Boston Globe won’t identify author of plagiarized editorial

The Boston Globe is unwilling to identify the author of a recent unsigned editorial that plagiarized from a story by NPR affiliate WBUR.

The paper recently placed an editor’s note on the editorial that said it “contained some similarities in phrasing and structure to an opinion piece by Todd Domke on The use of the material without attribution was inconsistent with Globe policies, and the Globe regrets the error.”

Globe editorial page editor Peter S. Canellos said in an email that, “Our policy is not to discuss internal disciplinary actions. But our editor’s note should speak for itself. There were similarities in structure and phrasing that shouldn’t have been used without attribution. We take these matters very seriously.”

I asked him to comment on the accuracy of a recent Free Republic article by Howie Carr, a conservative Boston radio talk-show host who contributes columns to the Boston Herald. Carr wrote that sources told him the author of the editorial is Globe columnist and Pulitzer winner Joan Vennochi. His story also said Vennochi was suspended for two weeks.

Canellos declined to identify the author or detail the punishment, if any.

iMediaEthics followed up with WBUR and a New York Times Co. spokesman for additional information. Neither source was willing to add details.

Times spokesman Robert Christie said, “We are not going to comment past the editor’s note.” WBUR’s general manager pointed to his organization’s online brief about the incident.

The Globe editor’s note does not use the word plagiarism, but as iMediaEthics writes “there are many phrases and sentences repeated verbatim from WBUR. Other sections are lightly rewritten.”

I asked Canellos if they consider this to be an incident of plagiarism, or something else.

“We characterized it exactly as we saw it, as having too many similarities to WBUR’s piece,” he said.

I also asked if they are reviewing the writer’s previous work to check for past problems.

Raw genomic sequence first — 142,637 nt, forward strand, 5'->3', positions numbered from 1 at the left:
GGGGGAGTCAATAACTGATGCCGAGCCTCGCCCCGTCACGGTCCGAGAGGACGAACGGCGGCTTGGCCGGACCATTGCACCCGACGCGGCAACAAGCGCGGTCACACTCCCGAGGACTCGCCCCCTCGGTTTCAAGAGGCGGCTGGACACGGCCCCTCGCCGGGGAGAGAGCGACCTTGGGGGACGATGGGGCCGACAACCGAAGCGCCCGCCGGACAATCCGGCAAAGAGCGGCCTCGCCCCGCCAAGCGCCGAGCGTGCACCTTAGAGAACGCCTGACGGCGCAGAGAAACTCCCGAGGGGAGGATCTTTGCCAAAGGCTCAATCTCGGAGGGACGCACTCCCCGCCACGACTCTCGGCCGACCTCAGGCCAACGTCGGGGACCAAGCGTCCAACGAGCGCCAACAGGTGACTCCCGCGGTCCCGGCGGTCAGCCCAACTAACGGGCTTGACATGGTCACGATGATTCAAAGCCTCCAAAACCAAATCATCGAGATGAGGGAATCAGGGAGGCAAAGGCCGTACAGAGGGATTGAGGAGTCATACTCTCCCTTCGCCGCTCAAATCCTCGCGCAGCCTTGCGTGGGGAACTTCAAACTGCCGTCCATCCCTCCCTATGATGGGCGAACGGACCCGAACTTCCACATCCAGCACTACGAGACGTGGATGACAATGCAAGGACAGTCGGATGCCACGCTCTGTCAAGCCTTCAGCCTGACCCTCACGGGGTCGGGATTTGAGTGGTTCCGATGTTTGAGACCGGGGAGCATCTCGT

“We are taking all appropriate steps, given what we know about this incident,” he said.

To summarize: the paper won’t name the writer, won’t detail any related discipline, won’t say if they’re reviewing previous work, and won’t call it plagiarism.

Vennochi did not respond to a phone message left earlier this week. Her most recent column was published August 23, according to her online archive, and she hasn’t tweeted since August 20.

If she is the writer and her column disappears for a reported two weeks, shouldn’t Globe readers be told why? Shouldn’t they also be made aware that the paper is holding someone accountable for a breach of its policies?

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  • Bob Nelson

    For the record the Carr column was released on his email list. I posted it to Free Republic. Howie mentioned on air that people can see the article on his email list, “or ask your friends to forward it to you”. He may not have been aware I had posted it on FR

  • Clayton Burns

    If The Boston Globe can produce only one current plagiarist, it is falling behind Harvard, which may have 125, according to The NYT today.
    What seems extremely curious and odd is the lack of understanding that this is a systemic issue.
    Harvard, Yale, Columbia, and Princeton should show leadership by initiating an audit of practices during the rest of 2012.
    The most foolish practice is the lack of formal admissions curricula.
    To get into any of these four you should have to master either a standard or an honors admissions curriculum, both of which should be supported in residential or online summer courses for high school students.
    Let me give you an example. A text I consider to be excellent for Ivy League close study is “The Great Gatsby,” even more relevant with the film coming up.
    I would deny that in American schools students are being taught to perform deep and sensitive readings of this remarkable novel, if not as good as the best of Henry James’s late fiction, at least in the same class.
    I suggest that writers at CJR and Poynter do the file on Fitzgerald’s “Gatsby.”
    Daisy tells us that Tom likes deep books with long words:
    –’What was that word we–’… [Re 'The Rise of the Coloured Empires'(?)]
    My choice for Daisy’s invidious word is ‘miscegenation.’
    Argue that that is or is not a plausible choice.
    Explain how “Ode to a Nightingale” illuminates “Gatsby.”
    Until we learn how to do the files, we will be “borne back ceaselessly into the past.”